I once wrote an article demythologizing the differences between the two, but it ran to, like, 1000 words, so I'll just give you the Cliff Notes version.
There's a lot less inherent difference between twins and fours than you might think. In fact, practically none of the difference between a particular V-twin and a particular inline four has to do with engine layout. Rather, power characteristics are determined by the myriad other decisions made by the engineer. Displacement, cylinder dimensions, intake and exhaust tract geometry, carburetion, valve sizes, and camshaft timing all affect an engine's personality. Engine design isn't a one-dimensional problem, and understanding engine behavior is a lot more complicated than counting cylinders.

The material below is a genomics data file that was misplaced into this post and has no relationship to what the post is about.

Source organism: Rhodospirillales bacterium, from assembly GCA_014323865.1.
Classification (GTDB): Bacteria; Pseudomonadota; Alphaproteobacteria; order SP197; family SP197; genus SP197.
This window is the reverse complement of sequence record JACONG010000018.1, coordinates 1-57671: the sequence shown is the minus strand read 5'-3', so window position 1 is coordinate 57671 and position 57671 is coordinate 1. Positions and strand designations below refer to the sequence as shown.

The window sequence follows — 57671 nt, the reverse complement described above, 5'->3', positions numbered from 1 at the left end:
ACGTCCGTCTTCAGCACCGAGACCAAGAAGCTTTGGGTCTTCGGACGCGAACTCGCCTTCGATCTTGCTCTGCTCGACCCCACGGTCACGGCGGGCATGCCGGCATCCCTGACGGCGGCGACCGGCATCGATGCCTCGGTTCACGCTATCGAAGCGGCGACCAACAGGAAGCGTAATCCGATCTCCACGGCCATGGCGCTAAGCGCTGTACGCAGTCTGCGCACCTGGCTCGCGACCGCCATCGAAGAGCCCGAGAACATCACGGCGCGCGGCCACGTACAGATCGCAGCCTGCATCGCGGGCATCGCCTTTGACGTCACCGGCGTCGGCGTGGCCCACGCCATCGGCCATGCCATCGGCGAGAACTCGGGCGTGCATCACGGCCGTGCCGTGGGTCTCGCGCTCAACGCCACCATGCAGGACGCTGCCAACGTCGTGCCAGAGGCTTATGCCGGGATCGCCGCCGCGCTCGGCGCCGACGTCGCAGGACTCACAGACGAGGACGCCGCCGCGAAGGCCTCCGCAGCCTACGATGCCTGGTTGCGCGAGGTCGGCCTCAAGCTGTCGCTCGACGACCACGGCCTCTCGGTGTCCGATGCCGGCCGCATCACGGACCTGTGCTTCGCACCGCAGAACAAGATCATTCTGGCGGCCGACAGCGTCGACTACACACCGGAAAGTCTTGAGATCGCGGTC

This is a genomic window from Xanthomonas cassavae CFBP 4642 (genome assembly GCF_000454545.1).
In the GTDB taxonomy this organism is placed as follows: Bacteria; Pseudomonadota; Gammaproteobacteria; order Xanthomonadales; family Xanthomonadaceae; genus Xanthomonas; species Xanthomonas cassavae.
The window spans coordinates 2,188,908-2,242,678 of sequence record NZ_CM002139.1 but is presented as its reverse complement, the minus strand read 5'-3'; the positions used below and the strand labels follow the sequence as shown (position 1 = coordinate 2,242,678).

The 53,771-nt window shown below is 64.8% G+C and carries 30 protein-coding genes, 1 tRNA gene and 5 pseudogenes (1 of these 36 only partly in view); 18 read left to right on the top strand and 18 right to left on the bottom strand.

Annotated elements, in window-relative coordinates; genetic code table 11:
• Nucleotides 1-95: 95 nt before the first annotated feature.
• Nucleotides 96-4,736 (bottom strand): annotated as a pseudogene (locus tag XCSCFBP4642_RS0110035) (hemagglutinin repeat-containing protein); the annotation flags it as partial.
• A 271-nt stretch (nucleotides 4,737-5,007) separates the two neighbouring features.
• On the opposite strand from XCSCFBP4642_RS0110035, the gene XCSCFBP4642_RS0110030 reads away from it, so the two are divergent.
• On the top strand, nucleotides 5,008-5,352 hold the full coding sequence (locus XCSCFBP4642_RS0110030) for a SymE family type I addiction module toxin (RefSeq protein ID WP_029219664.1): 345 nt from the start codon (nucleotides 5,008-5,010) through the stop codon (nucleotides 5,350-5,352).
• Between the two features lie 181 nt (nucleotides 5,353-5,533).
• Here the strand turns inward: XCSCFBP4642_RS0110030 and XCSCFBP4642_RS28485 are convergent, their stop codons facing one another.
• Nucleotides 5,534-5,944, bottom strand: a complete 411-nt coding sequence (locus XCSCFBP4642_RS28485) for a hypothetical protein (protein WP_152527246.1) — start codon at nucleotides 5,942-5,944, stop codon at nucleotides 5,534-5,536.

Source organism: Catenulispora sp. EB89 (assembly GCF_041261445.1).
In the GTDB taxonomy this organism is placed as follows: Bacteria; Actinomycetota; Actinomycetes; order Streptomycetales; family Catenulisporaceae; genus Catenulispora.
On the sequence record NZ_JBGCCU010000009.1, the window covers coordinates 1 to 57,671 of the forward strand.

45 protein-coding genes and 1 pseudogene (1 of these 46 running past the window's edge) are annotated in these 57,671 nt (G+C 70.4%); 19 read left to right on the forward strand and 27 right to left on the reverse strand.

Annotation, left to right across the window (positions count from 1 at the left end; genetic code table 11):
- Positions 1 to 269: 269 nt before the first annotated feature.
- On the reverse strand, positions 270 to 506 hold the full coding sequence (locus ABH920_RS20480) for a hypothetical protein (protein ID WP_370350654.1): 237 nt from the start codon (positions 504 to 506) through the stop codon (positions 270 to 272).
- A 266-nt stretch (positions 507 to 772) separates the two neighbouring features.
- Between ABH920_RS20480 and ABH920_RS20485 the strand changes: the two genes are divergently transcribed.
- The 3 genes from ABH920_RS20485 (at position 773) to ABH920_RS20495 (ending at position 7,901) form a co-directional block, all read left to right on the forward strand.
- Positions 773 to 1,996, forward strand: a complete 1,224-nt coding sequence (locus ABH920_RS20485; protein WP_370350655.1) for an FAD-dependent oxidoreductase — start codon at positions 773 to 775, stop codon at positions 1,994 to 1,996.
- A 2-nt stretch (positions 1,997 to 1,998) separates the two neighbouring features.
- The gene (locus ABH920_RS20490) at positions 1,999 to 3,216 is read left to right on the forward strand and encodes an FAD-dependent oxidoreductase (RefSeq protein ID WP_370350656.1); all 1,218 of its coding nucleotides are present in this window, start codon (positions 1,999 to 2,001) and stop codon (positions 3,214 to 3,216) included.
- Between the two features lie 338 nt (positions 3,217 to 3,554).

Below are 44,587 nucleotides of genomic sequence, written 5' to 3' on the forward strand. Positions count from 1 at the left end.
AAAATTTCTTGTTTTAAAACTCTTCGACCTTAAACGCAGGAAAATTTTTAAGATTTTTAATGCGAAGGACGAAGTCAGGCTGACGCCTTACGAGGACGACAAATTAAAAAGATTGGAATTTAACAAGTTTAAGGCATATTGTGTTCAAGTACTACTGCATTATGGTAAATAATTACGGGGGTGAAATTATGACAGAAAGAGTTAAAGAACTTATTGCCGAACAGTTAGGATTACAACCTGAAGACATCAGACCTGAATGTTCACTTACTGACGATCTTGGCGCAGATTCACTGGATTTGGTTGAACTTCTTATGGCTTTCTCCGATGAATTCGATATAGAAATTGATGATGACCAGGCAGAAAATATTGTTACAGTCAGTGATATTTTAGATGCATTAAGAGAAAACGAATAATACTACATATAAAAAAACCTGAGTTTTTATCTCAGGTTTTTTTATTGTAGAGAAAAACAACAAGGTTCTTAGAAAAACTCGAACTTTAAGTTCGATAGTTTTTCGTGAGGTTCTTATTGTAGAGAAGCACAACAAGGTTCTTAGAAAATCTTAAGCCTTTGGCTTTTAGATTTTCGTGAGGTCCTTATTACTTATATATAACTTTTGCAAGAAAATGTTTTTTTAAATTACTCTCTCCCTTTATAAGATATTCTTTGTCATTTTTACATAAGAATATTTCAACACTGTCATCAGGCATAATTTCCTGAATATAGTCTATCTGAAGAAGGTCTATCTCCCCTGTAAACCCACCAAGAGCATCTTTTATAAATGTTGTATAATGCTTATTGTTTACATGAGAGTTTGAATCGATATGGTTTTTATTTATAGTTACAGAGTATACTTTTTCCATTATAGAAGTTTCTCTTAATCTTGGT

With the variety of powerplants available today, you can get the power delivery you like in almost any configuration you like. If you want the pavement-ripping thrust of Big Torque, you can get 70, 80, or even 90 lb-ft in either a twin or a four. If you prefer an intoxicating rush of peak power approaching a five-digit redline, you have the same choice. Take some time to look at the dyno charts and read the road tests, and don't prejudge a bike based on engine configuration.
Has anyone had an issue with Honda burning oil (i'm guessing it's burning it, because there is no leaks in sight anywhere) Bike has 6K miles on it and a two brothers slip on exhaust. There is some carbon build up on the end of pipe after riding for an hour or so. The bike seems to be running...
Well that worries me abit. I'm conserned how all this data is going to be used. Of course many others will argue against the existance of the system itself.
Luckily for some of us, the expance of putting something like that in the states will keep it from happening for quiet some time.
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